• Vitamin E – It is a group of eight fat-soluble compounds that include four tocopherols and four tocotrienols. Vitamin E deficiency, which is rare and usually due to an underlying problem with digesting dietary fat rather than from a diet low in vitamin E, can cause nerve problems. Vitamin E is a vitamin that dissolves in fat. It is found in many foods including vegetable oils, cereals, meat, poultry, eggs, fruits, vegetables, and wheat germ oil. It is also available as a supplement.
  • Botulinum toxin injection – and facial reanimation through cosmetic surgery are among the proposed methods of treating such long-term sequelae [rx,rxrx]. Long-term patient satisfaction and quality of life may be monitored using the Facial Clinimetric Evaluation Scale (FaCE) in conjunction with the House-Brackmann scale in these instances [rx].
  • Neurotrophic growth factors –  neuroprotective agents, for example, nimodipine, glial cell-derived+3 neurotrophic factor are work in healing the bell’s palsy. Nimodipine is used to decrease problems due to a certain type of bleeding in the brain (subarachnoid hemorrhage-SAH). Nimodipine is called a calcium channel blocker. The body naturally responds to bleeding by narrowing the blood vessel to slow blood flow.

Types of surgery for facial paralysis

  • Facial nerve decompression – It is an option in cases of virally induced facial nerve palsy and also Bell palsy. A trans-mastoid approach would be best for cases of tympanic or mastoid segment damage to the facial nerve. If the damage extends to the labyrinthine segment, then a middle fossae approach allows appropriate decompression. The trans-labyrinthine method is reserved for cases of infratemporal decompression, where the cochleovestibular function is absent.
  • Facial nerve repair techniques – can subclassify into primary repair and cable grafting. The primary repair offers the highest chance of return of facial nerve function. The aim is to provide a tension-free epineural repair, to avoid traction around the anastomosis and axonal injury. If tension-free repair is not possible, then a cable graft approach is used. Commonly utilized nerves include the medial and lateral antebrachial cutaneous nerves as well as the sural nerve and great auricular nerve.
  • Nerve grafting options – It is done tend to be utilized in intermediate durations of facial paralysis (3 weeks to 2 years) with some studies suggesting the best outcomes if performed within six months of insult. This two-stage procedure involves an initial incision on the functional side of the face, nerve selection for sacrifice depending on desired functional outcome, and coaptation of the sural nerve graft to the donor facial nerve branches with tunneling to the contralateral side of the face. Following a 9 to 12 month waiting period, selected facial nerve branches and the cross nerve grafts undergo secondary neurotrophins.
  • Muscle transfer techniques – It is suitable for those patients with chronic facial nerve palsy (older than two years). Regional muscle transfer most commonly utilizes the temporalis muscle in rare cases; however, the digastric (marginal mandibular nerve injury if occurs) and masseter muscle(smile reanimation) are also options. If using temporalis muscle, it is essential to ensure adequate trigeminal nerve function before proceeding with this procedure. A 1.5 to 2 cm strip of the temporalis is raised and rotated inferiorly beyond the zygoma muscle to the oral commissure to align with the smile vector.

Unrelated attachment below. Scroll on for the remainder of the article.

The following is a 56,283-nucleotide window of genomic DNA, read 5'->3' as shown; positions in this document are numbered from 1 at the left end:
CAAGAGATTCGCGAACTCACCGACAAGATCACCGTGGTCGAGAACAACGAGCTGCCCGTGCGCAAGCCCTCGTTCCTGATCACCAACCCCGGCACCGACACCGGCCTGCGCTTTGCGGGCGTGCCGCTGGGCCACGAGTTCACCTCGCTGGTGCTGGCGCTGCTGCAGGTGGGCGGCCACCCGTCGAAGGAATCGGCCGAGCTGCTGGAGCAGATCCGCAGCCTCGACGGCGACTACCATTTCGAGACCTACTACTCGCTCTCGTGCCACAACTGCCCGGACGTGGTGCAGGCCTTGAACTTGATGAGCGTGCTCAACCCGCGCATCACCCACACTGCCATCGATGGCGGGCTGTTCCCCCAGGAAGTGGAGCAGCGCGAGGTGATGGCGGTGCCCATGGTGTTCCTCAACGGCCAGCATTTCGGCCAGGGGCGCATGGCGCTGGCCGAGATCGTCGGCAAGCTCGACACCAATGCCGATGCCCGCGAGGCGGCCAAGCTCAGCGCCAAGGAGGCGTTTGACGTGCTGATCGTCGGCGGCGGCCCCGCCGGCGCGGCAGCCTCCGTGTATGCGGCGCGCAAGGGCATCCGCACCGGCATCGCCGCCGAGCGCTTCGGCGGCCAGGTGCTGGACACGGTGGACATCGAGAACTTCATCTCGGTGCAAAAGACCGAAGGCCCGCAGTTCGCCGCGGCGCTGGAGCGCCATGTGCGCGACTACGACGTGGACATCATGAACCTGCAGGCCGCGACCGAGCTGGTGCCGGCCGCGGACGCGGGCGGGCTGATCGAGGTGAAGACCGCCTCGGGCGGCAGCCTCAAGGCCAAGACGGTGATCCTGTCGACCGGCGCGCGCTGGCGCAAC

Surgical Indications

In a scientific study, over 90% of degeneration on ENoG is associated with poor prognosis in the case of bell’s palsy, and therefore, surgical decompression of the facial canal should merit consideration. However, this has not shown significantly positive outcomes compared to conventional medical treatment.
  • For acute suppurative otitis media + mastoiditis, myringotomy +/– ventilation tube and or cortical mastoidectomy is advised. But it is done in severe condition or life-threatening conditions of bell’s palsy.
  • Iatrogenic causes –  if a facial nerve palsy is apparent immediately after otological surgery, then a watch and wait for policy should be adopted as this can be due to local anesthetic use. After the exclusion of a local anesthetic cause and assuming the surgeon is confident that the facial nerve epineurium is intact, a conservative approach with steroids is an option. Otherwise, an urgent re-exploration, facial decompression +/- nerve grafting must take place. Delayed palsies post-operatively can be due to edema and infection (requiring steroids and antibiotics) but also from over-tight packing in open mastoid surgery, which requires removal.
  • Temporal bone fracture – if immediate and complete facial nerve paralysis occurs, then specialist nerve decompression is required as immediately as the patient’s condition allows (usually within 2 to 3 weeks). If there are a delayed diagnosis and ENoG degeneration of more than 90%, then surgical exploration is required. Specific assessment of the facial nerve will help to dictate the approach as determining the site of nerve damage.


In addition to ocular problems, complications of Bell’s palsy include

  • Motor synkinesis (involuntary movement of muscles occurring at the same time as deliberate movement, e.g. involuntary mouth movement during voluntary eye closure)
  • Crocodile tears (tears when eating due to misdirection of regenerating gustatory fibers destined for the salivary glands, so that they become secretory fibers to the lacrimal gland and cause ipsilateral tearing while the patient is eating)
  • Hemifacial spasm is secondary to axonal degeneration of the facial nerve from paralysis and results in involuntary muscle contractions on one half of the face.
  • Facial asymmetry is a significant cause of patient concern and can cause considerable distress through disfigurement.
  • Synkinesis is voluntary facial movements that are accompanied by involuntary movements. The most common manifestation of synkinesis is the involuntary movement of the mouth upon eye closure and is known as ocular-oral synkinesis. Another notable manifestation of facial nerve synkinesis is that of gustatory lacrimation, otherwise known as crocodile tear syndrome.
  • Incomplete recovery
  • Contracture of facial muscles
  • Reduction or loss of taste sensation
  • Problems with dysarthria due to facial muscle weakness.